Gabrielle Petit, Belgian resistance fighter
The image of Gabrielle Petit is firmly entrenched in the Belgian collective memory and in the history of Belgium. A nurse and resistance fighter during the First World War, she gave her life for her country.
Through her courage, her love for her country and her faith in freedom, Gabrielle Petit is still to this day considered as an icon of the women's resistance during the First World War.
Gabrielle Petit, born 20 February 1893 in Tournai, studied at the convent of Brugelette and worked as a governess in Brussels for more than two years. While her fiancé, Maurice Gobert, went off to war, she joined the Belgian Red Cross as a nurse in 1914 after the German invasion. After a short training course in espionage, she was quickly recruited by the allied secret services to gather information in Western Hainaut and Northern France. Arrested for a first time by the Germans, she continued her spying activities under another name (Mademoiselle Legrand). She developed her network and sent the information gathered by postcard by inserting a very thin piece of paper in the centre of the card that was invisible to the Germans.
Arrested and imprisoned at the prison in Saint-Gilles in January 1916, she continued to fight and never gave into German pressure. Sentenced to death on 3 March, she was shot on 1 April, leaving a lasting impression through her determination. Gabrielle Petit was just 23. She stood up straight and proud, facing the Germans on the site of the National Shooting Range in Schaerbeek. Head held high in the face of the invader, she kept her love for Belgium until the very end of her life and gave a cry of glory and hope for her country before she died: "Long live the King, Long live...". She had made the ultimate sacrifice for a cause that was so dear to her.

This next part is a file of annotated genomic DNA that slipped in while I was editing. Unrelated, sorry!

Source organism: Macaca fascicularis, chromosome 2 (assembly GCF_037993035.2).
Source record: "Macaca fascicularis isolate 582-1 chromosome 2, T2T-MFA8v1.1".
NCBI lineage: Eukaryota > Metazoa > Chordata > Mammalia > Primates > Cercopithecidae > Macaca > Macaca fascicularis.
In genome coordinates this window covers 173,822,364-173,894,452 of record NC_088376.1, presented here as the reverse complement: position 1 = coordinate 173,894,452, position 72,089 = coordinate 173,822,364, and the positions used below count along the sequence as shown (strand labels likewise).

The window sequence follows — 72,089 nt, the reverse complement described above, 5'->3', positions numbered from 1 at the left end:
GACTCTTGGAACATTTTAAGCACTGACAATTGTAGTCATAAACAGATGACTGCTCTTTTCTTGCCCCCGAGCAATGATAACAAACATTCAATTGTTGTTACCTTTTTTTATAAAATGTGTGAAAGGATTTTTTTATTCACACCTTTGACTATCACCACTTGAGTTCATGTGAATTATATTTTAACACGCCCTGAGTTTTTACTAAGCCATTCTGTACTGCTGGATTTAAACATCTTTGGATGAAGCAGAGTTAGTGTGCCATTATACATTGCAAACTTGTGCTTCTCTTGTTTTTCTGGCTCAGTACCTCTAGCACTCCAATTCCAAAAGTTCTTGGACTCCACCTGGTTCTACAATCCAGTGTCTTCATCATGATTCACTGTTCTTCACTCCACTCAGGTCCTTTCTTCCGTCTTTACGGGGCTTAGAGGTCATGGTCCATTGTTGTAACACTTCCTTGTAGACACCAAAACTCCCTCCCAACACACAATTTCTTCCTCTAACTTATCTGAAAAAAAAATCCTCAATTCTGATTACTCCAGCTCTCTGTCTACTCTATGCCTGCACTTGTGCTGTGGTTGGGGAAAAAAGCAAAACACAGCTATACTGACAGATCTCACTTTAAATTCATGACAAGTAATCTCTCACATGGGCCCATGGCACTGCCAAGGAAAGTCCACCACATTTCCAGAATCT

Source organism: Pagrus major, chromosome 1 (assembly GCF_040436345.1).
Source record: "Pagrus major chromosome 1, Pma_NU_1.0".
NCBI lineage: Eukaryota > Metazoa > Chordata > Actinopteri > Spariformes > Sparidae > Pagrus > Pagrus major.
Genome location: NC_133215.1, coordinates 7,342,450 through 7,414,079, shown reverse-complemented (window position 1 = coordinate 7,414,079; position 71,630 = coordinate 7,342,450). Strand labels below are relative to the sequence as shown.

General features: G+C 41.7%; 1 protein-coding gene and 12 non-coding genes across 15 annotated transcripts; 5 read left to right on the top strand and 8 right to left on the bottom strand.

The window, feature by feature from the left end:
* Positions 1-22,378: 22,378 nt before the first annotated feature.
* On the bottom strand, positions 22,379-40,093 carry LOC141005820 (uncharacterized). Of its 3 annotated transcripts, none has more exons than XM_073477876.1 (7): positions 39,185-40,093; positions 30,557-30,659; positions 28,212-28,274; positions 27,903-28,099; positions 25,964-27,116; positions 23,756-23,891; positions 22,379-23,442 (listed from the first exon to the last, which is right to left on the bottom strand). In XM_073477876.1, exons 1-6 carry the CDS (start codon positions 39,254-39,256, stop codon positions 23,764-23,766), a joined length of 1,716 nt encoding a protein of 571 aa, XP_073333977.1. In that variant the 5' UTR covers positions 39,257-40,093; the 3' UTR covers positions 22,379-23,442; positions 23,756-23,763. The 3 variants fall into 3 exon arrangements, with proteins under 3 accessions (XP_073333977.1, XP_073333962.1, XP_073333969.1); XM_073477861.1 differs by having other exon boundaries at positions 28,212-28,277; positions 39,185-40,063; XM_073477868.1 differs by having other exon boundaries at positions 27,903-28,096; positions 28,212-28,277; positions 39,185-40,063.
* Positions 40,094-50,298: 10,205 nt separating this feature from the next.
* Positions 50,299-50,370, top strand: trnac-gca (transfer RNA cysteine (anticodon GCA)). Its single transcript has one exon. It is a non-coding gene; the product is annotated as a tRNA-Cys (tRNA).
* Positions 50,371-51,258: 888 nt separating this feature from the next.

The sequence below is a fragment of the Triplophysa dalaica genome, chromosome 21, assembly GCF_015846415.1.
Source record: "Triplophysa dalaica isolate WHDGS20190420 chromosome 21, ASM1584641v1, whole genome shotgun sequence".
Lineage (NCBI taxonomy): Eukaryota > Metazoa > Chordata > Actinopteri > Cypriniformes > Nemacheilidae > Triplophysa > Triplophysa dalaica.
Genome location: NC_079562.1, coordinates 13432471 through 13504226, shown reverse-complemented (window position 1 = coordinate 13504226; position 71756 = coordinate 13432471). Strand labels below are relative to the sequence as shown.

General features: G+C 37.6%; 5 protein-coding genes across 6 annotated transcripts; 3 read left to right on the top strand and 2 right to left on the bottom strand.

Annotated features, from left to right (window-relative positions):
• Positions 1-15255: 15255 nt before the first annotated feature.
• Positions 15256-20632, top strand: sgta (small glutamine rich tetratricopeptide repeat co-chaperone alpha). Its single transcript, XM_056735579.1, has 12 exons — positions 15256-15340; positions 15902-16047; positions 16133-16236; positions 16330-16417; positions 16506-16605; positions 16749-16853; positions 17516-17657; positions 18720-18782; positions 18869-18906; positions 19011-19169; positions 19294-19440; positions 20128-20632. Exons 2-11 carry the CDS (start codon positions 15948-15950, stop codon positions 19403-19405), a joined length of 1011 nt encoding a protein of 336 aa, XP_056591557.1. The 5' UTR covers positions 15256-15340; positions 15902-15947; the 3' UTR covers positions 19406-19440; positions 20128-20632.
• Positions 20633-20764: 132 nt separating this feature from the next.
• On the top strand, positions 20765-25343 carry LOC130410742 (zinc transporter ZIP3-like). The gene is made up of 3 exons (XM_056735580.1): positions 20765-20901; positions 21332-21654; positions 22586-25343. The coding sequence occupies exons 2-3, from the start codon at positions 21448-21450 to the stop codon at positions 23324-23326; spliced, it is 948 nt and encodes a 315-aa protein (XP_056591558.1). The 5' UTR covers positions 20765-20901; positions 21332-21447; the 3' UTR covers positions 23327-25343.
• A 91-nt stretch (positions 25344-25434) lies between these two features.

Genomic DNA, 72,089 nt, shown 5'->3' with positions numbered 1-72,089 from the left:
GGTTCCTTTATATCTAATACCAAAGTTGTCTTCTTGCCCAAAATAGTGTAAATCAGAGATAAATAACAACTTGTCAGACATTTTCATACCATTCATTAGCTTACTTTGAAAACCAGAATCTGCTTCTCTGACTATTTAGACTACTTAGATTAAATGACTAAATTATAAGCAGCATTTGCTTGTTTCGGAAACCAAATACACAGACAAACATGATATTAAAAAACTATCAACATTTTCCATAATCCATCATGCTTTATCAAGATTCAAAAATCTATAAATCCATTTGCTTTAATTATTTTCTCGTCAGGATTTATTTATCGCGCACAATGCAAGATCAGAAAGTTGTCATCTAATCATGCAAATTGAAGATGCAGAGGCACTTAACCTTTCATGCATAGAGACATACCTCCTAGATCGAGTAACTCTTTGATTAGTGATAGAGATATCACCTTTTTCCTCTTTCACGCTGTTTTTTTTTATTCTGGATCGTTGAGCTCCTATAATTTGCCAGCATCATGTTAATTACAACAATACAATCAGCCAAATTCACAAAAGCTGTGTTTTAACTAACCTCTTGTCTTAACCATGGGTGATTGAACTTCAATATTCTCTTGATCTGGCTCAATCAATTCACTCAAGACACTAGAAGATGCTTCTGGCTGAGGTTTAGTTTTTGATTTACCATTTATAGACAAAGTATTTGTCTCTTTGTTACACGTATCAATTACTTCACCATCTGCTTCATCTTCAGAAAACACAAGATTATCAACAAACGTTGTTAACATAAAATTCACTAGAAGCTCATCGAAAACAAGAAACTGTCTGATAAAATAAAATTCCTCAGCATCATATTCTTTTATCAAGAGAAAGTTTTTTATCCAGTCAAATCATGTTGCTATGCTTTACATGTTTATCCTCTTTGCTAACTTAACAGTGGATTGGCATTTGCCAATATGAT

After the war in May 1919, Gabrielle Petit was given a state funeral, attended by Queen Elisabeth of Belgium. Her final resting place is the municipal cemetery in Schaerbeek. A century later, the memory of this heroine of the resistance continues to live on in the minds of the Belgian people. The names of streets and monuments reflect the exceptional value of this young woman.
© Photo: Musée de folklore de la ville de Tournai